|Bone health: How exercise helps strengthen bones||1969.00000000000||Bone health: How exercise helps strengthen bones||Bone health: How exercise helps strengthen bones||B||English||Prevention||Child (0-12 years);Teen (13-18 years)||Body||Bones||Non-drug treatment||Caregivers
Adult (19+)||NA||2013-12-18T05:00:00Z||8.40000000000000||56.7000000000000||458.000000000000||Health (A-Z) - Procedure||Health A-Z||<p>Learn what exercises are best to help make your child's bones stronger.</p>||<p>
<a href="/Article?contentid=1938&language=English">Bones</a> respond to exercise just like muscles do. Being active can help make your child's bones healthy and strong. </p>||<h2>How does exercise help the bones?</h2>
<p>Exercise helps the bones in two ways.</p>
<li>It helps to make muscles stronger, which improves co-ordination and balance. A child with good co-ordination and balance is less likely to fall or have fractures.</li>
<li>It helps build bone mass, which makes bones stronger. If a person does fall, their bones are better able to take the impact and less likely to fracture.</li>
<h2>What types of exercise are good for bone health?</h2>
Most types of weight-bearing exercise are good for the bones. Weight-bearing exercise is any exercise in which the feet and legs carry the body's weight.
Good examples of weight-bearing exercise include fast walking, jogging, running, skipping, hiking, climbing stairs and dancing.
Riding a bicycle and swimming are excellent forms of exercise for the heart, lungs and muscles, but they are not as helpful for the bones. This is because
the bones support less weight when in a seated position (on a bicycle) or no weight (in water).</p>||<h2>Key points</h2>
<li>Weight-bearing exercise helps your child's bones to become stronger.</li>
<li>Examples of good weight-bearing exercises include fast walking, skipping, jogging, hiking or climbing stairs.</li>
<li>If a child has poor bone health, they should avoid activities that carry a high risk of falls or injuries such as skating, hockey or rugby.</li>
<li>Ask your child's doctor or nurse about what kind of activity your child should do and if they might need specific exercises.</li>
</ul>||<h2>How can I help my child learn how to do weight-bearing exercise safely?</h2>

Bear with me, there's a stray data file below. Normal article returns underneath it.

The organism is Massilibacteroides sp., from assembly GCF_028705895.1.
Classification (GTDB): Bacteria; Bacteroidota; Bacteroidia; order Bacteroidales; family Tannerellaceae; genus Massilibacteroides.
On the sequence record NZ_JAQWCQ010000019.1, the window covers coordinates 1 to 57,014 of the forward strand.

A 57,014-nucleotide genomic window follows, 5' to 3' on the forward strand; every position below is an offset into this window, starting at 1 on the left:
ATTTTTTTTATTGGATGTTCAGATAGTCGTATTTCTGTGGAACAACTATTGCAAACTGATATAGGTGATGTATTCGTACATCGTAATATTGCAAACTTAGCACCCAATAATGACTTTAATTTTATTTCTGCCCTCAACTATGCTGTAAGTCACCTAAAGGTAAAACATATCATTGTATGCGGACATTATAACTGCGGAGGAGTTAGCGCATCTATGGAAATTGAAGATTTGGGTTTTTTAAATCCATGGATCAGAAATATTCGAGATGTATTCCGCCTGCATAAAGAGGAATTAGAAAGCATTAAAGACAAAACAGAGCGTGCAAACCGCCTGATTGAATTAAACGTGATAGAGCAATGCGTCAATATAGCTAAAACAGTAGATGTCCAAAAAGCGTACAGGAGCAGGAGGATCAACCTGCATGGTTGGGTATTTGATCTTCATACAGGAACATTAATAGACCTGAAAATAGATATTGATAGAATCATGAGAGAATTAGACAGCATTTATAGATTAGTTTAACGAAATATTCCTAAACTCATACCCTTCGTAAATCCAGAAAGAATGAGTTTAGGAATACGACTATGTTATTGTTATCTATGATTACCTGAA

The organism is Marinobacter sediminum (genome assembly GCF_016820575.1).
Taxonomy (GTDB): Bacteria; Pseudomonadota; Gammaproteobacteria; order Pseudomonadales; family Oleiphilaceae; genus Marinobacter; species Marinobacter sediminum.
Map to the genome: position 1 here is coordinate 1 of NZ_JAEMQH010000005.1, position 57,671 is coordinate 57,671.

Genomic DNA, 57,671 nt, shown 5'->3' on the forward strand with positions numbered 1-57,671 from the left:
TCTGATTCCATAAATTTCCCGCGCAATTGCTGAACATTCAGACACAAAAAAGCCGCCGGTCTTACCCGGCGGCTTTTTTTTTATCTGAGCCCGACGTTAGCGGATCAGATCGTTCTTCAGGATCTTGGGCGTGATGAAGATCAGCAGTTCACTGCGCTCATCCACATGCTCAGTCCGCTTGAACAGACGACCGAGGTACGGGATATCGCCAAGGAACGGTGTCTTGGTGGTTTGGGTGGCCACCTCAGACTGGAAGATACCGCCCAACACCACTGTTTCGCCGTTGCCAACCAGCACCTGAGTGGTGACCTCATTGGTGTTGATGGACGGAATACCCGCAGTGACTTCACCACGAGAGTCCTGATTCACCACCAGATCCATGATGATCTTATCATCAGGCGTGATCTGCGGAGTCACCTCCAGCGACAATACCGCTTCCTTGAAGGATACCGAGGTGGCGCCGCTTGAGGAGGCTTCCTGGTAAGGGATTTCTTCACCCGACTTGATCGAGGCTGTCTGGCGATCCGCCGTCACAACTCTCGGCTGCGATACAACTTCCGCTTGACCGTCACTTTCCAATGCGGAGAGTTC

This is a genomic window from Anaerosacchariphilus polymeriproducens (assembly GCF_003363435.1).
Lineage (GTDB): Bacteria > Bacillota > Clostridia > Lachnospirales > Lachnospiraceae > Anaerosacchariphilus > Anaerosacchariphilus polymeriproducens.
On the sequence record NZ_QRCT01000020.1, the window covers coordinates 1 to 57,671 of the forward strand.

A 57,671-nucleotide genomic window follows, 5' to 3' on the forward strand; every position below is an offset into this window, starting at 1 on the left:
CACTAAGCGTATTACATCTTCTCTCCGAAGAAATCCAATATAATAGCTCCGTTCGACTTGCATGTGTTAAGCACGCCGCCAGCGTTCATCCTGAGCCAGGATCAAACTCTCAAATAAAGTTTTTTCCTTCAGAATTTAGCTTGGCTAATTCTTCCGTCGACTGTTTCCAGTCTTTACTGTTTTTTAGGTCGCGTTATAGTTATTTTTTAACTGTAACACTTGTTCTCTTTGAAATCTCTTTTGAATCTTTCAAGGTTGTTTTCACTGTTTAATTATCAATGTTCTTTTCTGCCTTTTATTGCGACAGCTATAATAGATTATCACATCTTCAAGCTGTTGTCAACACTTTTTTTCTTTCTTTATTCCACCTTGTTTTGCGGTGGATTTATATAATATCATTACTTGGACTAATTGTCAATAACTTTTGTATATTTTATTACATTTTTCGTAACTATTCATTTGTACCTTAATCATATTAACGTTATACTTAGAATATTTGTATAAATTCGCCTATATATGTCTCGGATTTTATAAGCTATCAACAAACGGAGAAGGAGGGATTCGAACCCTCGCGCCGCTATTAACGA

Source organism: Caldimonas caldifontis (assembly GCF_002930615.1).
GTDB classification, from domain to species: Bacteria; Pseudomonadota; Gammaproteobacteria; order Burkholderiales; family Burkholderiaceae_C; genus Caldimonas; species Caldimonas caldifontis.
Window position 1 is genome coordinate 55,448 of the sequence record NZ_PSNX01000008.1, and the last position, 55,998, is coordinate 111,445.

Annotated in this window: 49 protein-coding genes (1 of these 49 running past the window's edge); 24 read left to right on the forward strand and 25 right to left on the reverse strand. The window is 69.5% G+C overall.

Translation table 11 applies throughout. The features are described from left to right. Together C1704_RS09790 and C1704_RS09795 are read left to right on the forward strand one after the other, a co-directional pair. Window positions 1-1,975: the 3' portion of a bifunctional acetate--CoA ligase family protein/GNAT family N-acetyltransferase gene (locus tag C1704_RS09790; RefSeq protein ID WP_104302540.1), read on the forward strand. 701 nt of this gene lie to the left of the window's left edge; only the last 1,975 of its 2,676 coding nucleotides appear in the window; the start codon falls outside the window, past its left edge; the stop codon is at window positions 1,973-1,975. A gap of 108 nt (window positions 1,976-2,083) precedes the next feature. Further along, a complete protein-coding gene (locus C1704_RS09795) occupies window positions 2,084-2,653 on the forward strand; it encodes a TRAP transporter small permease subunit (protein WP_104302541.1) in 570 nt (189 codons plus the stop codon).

<p>Ask your child's doctor or nurse about what kind of activity your child should do. Your child might also need to see a physiotherapist for some specific exercises that are safe for their bones.</p>||<h2>How much exercise can my child do if their bones are weak?</h2>
<p>Children with bone health problems such as osteoporosis should do at least 30 minutes of weight-bearing exercise every day. Have your child do as much as they can without becoming very uncomfortable.</p>
<h2>Are there any weight-bearing exercises that my child should avoid?</h2>
<p>If your child has poor bone health, they should avoid activities and sports that carry a high risk of falls or injuries. Examples include skating, snowboarding or contact sports such as hockey or rugby.</p>||<h2>Sources</h2><p>National Institute of Health (2013).
<a href="https://www.bones.nih.gov/">Publications on bone health, osteoporosis and osteogenesis imperfecta.</a></p><p>College of Family Physicians of Canada (2011).
<a href="https://www.cfpc.ca/ProjectAssets/Templates/Resource.aspx?id=3523">Osteoporosis information for patients</a>.</p><p>International Osteoporosis Foundation (2013).
<a href="https://www.iofbonehealth.org/content-type-semantic-meta-tags/bone-health-brochures">Bone health brochures</a>.<br></p><p>Osteogenesis Imperfecta Foundation (2013).
<a href="http://www.oif.org/site/DocServer/med_guide.pdf?docID=4501">Osteogenesis Imperfecta: A Guide for Medical Professionals, Individuals and Families affected by OI</a>.</p>||https://assets.aboutkidshealth.ca/AKHAssets/bone_health_how_exercise_helps_strengthen_bones.jpg||Bone health: How exercise helps strengthen bones||False|